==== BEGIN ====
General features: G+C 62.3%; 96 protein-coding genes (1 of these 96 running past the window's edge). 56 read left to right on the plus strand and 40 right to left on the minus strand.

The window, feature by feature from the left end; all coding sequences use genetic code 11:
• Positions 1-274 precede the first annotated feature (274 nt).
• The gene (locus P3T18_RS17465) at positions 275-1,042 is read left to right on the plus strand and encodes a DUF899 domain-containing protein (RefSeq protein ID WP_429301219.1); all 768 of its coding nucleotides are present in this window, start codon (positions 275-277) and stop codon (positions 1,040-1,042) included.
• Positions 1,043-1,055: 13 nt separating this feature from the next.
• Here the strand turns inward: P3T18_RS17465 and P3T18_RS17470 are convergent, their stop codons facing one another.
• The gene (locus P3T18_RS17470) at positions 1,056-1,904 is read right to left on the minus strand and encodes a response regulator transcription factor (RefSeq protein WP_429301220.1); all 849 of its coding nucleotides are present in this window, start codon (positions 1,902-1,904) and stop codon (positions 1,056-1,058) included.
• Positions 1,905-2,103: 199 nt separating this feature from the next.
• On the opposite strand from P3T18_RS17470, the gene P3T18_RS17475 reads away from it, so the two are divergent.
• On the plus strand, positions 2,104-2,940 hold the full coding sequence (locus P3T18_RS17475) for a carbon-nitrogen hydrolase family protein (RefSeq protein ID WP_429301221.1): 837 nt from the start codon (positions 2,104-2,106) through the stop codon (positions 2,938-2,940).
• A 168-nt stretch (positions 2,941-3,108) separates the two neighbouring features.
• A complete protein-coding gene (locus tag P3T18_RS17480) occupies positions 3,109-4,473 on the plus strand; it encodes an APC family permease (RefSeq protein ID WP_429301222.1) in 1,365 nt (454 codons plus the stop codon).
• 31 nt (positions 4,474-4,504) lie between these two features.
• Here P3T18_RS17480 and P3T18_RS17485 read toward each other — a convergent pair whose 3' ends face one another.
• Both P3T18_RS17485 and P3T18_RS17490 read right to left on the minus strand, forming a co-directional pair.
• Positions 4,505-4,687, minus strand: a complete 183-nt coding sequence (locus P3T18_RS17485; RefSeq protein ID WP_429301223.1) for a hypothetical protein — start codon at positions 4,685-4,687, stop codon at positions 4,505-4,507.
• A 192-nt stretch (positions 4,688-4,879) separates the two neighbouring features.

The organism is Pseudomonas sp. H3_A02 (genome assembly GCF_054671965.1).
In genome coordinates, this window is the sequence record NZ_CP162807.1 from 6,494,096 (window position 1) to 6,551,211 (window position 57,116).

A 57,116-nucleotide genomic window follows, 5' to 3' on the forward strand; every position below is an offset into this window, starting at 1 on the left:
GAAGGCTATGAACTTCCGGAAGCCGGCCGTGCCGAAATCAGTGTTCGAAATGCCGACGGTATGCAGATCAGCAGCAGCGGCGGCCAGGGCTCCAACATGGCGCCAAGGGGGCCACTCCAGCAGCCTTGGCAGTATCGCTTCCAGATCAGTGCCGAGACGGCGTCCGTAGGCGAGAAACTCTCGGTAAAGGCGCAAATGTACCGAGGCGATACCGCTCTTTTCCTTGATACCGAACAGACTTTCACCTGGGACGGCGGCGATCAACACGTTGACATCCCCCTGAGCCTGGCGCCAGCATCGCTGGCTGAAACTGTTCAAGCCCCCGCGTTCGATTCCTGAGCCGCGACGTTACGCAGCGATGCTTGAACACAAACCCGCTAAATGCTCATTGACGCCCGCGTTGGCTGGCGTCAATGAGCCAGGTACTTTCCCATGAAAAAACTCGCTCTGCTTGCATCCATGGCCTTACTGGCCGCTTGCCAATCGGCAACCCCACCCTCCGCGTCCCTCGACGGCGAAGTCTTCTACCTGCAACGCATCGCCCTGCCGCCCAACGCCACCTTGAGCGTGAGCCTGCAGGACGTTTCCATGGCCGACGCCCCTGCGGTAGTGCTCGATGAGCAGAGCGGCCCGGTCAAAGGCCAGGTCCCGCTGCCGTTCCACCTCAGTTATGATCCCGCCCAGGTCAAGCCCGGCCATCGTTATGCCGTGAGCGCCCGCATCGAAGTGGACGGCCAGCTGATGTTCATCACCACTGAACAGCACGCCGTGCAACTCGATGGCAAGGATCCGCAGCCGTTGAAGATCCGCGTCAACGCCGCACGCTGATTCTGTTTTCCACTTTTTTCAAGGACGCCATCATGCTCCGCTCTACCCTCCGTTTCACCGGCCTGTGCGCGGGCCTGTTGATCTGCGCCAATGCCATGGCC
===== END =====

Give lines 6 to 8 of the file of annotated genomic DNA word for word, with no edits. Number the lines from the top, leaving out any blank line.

• Here the strand turns inward: P3T18_RS17465 and P3T18_RS17470 are convergent, their stop codons facing one another.
• The gene (locus P3T18_RS17470) at positions 1,056-1,904 is read right to left on the minus strand and encodes a response regulator transcription factor (RefSeq protein WP_429301220.1); all 849 of its coding nucleotides are present in this window, start codon (positions 1,902-1,904) and stop codon (positions 1,056-1,058) included.
• Positions 1,905-2,103: 199 nt separating this feature from the next.